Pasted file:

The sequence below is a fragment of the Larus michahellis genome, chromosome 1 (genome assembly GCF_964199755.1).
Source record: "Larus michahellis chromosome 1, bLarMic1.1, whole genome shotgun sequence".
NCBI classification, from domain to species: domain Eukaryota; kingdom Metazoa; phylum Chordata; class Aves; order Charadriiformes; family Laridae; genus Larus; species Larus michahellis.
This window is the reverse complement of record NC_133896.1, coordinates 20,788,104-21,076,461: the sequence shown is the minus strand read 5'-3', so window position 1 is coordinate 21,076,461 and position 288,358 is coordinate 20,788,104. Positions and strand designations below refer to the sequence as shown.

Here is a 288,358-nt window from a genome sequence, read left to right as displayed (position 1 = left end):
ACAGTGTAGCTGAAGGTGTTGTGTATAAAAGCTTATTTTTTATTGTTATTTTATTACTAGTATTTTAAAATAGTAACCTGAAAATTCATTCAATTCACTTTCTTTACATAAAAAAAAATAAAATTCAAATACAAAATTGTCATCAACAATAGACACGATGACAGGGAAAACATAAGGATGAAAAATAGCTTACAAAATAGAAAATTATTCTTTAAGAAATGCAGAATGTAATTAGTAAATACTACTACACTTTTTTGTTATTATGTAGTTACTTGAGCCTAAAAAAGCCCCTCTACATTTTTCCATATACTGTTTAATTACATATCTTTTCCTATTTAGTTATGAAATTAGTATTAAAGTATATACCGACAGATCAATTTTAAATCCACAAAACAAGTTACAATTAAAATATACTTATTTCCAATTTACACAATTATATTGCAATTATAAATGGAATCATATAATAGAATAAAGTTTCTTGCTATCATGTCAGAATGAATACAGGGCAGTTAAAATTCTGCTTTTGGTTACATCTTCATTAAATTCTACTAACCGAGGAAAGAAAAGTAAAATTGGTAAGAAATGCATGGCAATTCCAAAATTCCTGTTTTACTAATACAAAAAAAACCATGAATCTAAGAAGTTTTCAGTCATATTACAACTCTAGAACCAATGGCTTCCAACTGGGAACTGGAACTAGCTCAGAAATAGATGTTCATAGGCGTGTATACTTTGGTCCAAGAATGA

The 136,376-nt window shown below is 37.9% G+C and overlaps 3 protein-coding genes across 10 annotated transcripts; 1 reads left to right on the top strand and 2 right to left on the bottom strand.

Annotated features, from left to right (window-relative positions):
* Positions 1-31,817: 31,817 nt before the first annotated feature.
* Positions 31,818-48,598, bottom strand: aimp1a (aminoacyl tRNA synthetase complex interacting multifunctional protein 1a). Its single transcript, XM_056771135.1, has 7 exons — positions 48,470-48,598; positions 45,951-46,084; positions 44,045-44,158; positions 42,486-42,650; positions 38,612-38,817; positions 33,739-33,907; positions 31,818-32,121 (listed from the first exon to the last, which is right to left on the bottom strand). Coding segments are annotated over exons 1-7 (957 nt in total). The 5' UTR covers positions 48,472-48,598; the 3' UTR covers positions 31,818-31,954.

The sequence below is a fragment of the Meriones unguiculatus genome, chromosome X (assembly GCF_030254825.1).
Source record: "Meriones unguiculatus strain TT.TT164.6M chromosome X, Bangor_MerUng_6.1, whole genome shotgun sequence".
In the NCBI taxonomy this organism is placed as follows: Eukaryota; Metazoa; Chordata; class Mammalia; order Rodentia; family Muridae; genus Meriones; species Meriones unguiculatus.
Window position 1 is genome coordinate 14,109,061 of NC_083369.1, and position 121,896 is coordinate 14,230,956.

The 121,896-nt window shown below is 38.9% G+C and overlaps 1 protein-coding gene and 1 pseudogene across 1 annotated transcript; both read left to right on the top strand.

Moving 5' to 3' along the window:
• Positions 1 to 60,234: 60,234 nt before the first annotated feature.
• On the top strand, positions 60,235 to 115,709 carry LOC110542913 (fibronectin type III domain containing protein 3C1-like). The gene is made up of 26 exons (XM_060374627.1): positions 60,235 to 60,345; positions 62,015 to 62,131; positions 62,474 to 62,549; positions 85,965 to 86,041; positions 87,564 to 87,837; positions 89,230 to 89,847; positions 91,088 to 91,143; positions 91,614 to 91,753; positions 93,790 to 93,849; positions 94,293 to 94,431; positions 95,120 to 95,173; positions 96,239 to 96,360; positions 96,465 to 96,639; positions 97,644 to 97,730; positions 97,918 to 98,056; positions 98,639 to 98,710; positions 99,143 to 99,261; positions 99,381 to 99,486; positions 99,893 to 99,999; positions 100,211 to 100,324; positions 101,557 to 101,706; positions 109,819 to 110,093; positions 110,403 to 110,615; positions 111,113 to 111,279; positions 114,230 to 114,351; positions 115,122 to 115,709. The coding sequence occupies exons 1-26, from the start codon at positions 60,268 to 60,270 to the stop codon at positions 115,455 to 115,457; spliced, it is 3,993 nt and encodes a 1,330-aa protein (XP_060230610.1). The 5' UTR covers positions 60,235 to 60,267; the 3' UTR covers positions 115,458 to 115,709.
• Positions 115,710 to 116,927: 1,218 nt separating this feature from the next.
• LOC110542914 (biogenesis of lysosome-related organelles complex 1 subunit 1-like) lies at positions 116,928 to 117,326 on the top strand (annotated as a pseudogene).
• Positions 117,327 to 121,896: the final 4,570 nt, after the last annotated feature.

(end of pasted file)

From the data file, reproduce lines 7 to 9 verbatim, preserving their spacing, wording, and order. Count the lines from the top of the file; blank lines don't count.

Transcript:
The 136,376-nt window shown below is 37.9% G+C and overlaps 3 protein-coding genes across 10 annotated transcripts; 1 reads left to right on the top strand and 2 right to left on the bottom strand.

Annotated features, from left to right (window-relative positions):
* Positions 1-31,817: 31,817 nt before the first annotated feature.